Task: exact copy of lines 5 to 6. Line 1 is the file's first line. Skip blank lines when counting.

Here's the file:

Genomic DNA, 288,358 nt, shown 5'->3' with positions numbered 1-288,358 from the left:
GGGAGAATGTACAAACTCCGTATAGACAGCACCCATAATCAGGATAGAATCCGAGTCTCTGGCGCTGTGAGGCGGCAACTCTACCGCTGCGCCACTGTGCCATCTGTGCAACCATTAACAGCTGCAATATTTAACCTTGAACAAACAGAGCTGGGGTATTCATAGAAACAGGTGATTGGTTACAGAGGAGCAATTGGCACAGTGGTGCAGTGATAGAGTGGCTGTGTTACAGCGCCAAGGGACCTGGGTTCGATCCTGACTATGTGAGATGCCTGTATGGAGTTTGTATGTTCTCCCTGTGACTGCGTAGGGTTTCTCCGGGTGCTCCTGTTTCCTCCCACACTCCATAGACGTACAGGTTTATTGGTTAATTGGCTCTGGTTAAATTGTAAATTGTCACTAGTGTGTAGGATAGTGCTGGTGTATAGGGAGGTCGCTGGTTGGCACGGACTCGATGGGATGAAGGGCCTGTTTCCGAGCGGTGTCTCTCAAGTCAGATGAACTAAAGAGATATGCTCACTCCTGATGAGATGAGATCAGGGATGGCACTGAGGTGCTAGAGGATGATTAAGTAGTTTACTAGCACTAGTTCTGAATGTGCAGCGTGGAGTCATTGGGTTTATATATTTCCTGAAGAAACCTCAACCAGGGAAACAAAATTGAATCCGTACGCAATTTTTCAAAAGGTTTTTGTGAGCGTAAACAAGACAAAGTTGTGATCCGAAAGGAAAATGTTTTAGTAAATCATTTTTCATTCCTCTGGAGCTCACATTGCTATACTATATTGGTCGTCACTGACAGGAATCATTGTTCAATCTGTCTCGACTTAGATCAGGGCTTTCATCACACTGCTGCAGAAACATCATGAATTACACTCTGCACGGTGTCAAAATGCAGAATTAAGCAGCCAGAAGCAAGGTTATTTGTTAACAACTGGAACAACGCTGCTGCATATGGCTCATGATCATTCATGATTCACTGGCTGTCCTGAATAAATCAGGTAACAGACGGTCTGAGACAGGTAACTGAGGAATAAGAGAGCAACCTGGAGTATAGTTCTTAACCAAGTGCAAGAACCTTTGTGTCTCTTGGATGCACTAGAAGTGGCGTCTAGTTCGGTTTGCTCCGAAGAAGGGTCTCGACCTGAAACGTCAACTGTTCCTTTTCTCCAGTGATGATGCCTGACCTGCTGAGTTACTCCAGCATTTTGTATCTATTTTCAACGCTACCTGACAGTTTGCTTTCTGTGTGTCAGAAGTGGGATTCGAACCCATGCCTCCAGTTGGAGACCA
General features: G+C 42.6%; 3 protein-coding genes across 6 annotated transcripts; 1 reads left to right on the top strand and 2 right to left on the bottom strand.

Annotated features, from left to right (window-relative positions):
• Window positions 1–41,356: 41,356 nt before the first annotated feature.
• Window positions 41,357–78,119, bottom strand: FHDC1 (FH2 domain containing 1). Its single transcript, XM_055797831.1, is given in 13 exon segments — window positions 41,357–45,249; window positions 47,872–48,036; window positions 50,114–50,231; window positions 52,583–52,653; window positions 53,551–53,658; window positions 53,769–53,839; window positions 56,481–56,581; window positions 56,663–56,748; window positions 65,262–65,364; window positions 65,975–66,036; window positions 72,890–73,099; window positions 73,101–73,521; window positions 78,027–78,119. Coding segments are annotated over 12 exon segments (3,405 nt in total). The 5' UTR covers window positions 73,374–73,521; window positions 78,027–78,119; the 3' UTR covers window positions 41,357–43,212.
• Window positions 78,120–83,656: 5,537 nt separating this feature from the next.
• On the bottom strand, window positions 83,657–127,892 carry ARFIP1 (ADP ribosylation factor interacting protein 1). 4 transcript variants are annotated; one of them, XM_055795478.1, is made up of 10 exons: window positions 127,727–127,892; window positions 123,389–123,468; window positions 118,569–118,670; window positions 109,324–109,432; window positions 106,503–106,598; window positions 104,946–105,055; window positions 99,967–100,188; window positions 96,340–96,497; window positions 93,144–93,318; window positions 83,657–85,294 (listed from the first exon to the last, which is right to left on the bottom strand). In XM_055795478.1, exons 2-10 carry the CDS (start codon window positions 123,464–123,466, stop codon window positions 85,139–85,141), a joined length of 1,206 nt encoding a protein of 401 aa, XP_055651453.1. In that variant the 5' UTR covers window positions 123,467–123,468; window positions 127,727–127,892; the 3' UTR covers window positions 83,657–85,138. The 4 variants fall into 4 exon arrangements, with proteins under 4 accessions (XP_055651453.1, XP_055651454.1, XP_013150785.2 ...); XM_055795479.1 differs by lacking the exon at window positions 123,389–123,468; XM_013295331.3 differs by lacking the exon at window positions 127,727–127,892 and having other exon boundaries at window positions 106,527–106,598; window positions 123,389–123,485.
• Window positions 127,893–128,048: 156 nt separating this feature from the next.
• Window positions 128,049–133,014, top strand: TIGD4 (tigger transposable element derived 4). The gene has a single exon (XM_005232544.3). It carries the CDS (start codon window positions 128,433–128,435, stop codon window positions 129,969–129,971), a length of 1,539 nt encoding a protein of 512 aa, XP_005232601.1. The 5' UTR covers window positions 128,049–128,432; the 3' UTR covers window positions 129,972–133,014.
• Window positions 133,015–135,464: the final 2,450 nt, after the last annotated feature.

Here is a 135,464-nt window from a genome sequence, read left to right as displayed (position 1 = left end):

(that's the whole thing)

• Window positions 1–41,356: 41,356 nt before the first annotated feature.
• Window positions 41,357–78,119, bottom strand: FHDC1 (FH2 domain containing 1). Its single transcript, XM_055797831.1, is given in 13 exon segments — window positions 41,357–45,249; window positions 47,872–48,036; window positions 50,114–50,231; window positions 52,583–52,653; window positions 53,551–53,658; window positions 53,769–53,839; window positions 56,481–56,581; window positions 56,663–56,748; window positions 65,262–65,364; window positions 65,975–66,036; window positions 72,890–73,099; window positions 73,101–73,521; window positions 78,027–78,119. Coding segments are annotated over 12 exon segments (3,405 nt in total). The 5' UTR covers window positions 73,374–73,521; window positions 78,027–78,119; the 3' UTR covers window positions 41,357–43,212.